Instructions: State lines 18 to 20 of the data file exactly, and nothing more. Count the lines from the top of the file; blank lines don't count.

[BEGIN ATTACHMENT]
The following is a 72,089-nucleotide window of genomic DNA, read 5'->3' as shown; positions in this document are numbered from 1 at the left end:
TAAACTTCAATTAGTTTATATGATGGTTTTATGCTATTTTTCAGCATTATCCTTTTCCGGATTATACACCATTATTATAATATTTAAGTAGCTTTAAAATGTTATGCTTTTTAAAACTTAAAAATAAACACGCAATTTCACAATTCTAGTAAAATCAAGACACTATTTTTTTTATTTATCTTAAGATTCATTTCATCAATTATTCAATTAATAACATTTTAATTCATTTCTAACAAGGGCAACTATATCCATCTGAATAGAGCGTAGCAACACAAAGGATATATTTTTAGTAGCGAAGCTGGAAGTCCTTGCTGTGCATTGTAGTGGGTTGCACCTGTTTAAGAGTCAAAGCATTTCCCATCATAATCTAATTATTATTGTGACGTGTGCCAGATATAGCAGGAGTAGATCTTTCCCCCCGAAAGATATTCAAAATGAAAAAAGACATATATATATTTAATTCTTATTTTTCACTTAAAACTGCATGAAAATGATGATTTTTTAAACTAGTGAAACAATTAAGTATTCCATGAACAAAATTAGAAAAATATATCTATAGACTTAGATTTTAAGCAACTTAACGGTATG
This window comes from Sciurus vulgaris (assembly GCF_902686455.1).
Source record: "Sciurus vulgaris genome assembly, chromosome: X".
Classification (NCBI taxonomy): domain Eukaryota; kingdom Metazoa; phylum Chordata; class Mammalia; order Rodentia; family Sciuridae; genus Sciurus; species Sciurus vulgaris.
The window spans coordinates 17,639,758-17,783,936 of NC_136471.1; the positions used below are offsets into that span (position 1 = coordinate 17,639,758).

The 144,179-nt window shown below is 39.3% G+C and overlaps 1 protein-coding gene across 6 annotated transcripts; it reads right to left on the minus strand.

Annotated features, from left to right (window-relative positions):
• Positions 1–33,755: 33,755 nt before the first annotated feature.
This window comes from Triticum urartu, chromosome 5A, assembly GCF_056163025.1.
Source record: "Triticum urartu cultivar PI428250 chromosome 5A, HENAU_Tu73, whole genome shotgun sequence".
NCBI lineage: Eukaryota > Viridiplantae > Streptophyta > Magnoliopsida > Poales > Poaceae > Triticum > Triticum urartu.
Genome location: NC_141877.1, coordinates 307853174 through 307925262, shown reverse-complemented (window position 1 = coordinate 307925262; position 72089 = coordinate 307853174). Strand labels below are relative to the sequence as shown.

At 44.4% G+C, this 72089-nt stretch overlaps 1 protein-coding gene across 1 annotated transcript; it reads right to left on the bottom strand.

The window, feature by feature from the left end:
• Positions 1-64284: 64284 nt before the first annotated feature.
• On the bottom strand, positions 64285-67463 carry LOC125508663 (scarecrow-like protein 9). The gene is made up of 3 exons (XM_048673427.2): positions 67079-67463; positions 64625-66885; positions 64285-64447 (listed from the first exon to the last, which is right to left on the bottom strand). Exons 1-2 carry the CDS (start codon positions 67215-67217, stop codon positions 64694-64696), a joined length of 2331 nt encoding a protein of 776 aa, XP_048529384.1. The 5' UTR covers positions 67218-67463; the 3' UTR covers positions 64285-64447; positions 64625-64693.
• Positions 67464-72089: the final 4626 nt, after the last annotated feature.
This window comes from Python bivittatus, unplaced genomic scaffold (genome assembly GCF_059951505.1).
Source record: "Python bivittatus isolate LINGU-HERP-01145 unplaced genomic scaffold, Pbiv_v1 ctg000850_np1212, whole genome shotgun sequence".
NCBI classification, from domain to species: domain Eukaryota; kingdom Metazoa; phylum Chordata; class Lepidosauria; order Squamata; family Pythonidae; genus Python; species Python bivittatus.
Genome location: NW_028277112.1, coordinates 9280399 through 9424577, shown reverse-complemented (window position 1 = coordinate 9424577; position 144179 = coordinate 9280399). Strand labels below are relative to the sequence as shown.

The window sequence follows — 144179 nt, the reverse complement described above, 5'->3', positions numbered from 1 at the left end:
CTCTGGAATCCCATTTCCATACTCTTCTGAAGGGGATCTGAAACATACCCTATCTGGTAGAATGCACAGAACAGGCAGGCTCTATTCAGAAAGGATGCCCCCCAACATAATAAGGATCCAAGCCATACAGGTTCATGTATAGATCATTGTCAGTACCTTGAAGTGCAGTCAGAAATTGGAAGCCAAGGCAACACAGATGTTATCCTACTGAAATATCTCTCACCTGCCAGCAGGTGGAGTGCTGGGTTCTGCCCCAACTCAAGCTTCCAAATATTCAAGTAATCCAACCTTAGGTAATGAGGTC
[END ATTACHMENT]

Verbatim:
• Positions 67464-72089: the final 4626 nt, after the last annotated feature.
This window comes from Python bivittatus, unplaced genomic scaffold (genome assembly GCF_059951505.1).
Source record: "Python bivittatus isolate LINGU-HERP-01145 unplaced genomic scaffold, Pbiv_v1 ctg000850_np1212, whole genome shotgun sequence".